The sales strategy of “Land and Expand” is common among software companies. So common, in fact, that it might be fair to call it accepted wisdom. In theory, Land and Expand sounds smart. Sell your software into an organization at an initial level and grow revenue by selling additional users, upgrades, or other products over time. First land the customer, then expand them.
But too often in practice, Land and Expand is an empty promise with hidden costs, as the desired expansion fails to materialize and “foot-in-the-door” price concessions become anchors on the books.
Instead, consider flipping the equation to “Expand and Land”.
Expand and Land
“Expand and Land” Makes it Easier for the Customer to Increase Their Business with You.
At the core of this strategy is a pricing model that clearly defines the discounts available as customer penetration increases, such as lower per-user fees for higher numbers of users. Throughout the sales cycle, the salesperson–in full transparency–exposes the pricing model to the customer, which pre-establishes the value of expanding their relationship. In so doing, the customer is encouraged to calculate their initial and future utilization path, thereby becoming invested in their own expansion.
To illustrate, consider a simple Land and Expand negotiation using a $100 monthly per-user base price. As the customer evaluates a 100-user contract for $7,500 per month (assuming a 25% discretionary discount for volume), they are hesitant to take the full risk. The salesperson wants to “land” the customer and sells a 10-user pilot with the 25% discount–an act of good faith for the future expansion–for a total contract value of $750 per month.
When the time comes to “expand” the customer, the negotiations start all over again, with the customer viewing the initial 25% discount as the starting point. They may hold out the promise of an additional 50 users to come later at another company location, giving the salesperson even more incentive to land the next tranche. Or, since per-user pricing rarely scales effectively with value, the customer could generate enough value from its 10 users to postpone the expansion to a later, undefined date that may never come.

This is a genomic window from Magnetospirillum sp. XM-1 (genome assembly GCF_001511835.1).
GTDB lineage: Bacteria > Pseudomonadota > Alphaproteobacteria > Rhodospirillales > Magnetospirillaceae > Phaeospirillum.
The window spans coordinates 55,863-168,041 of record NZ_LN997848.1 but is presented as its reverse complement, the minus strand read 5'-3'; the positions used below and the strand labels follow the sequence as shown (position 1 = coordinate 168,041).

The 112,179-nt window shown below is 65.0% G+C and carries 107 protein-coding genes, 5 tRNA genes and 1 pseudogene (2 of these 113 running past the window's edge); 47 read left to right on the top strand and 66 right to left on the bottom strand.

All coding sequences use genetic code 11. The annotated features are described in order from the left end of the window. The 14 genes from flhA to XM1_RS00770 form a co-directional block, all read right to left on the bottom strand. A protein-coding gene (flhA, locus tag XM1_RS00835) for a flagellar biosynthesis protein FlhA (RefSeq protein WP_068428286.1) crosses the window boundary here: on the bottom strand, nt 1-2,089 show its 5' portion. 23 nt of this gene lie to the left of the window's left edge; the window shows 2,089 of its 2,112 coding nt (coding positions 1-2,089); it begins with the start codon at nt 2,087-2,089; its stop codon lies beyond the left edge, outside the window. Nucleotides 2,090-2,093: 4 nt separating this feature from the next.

In this scenario, even if the expansion happens, it likely results in a lower price, and consumes a significant amount of time in back and forth proposals and negotiations.
The Advantages of Expand And Land
Conversely, in an Expand and Land scenario, the salesperson exposes the pricing model upfront, showing the customer’s investment at every increment. The customer knows that at 10 users their investment is $100 per user, but scales down as they commit to buying more. They know precisely the value they will receive by expanding the relationship over time and they learn that discounts are earned, not given.
This accomplishes several things for the software company:
- First and foremost, it orients upfront discussions around the future expansion path, which increases the likelihood of the expansion actually happening.
- It supports the important principle of pricing fairness by making discounts transparent and universally available.
- It maintains the integrity of the company’s pricing model, protecting it from discretionary bias and negotiating vulnerability.
- It significantly reduces the time spent quoting and negotiating.
Part of an Integrated Monetization Model
To be successful, Expand and Land requires a well-conceived monetization model that is built on those elements of your product that truly add value and supported by a commitment to adhere to the model. We’ve found that a strong data platform that continually monitors, incorporates, and scales customer, transaction, and competitive data can solidify the model and give your executive and sales team more confidence in your overall strategy.
For software companies striving for revenue and valuation increases, Expand and Land can be more than a new twist on an old idea. It can empower a sales strategy that actually works.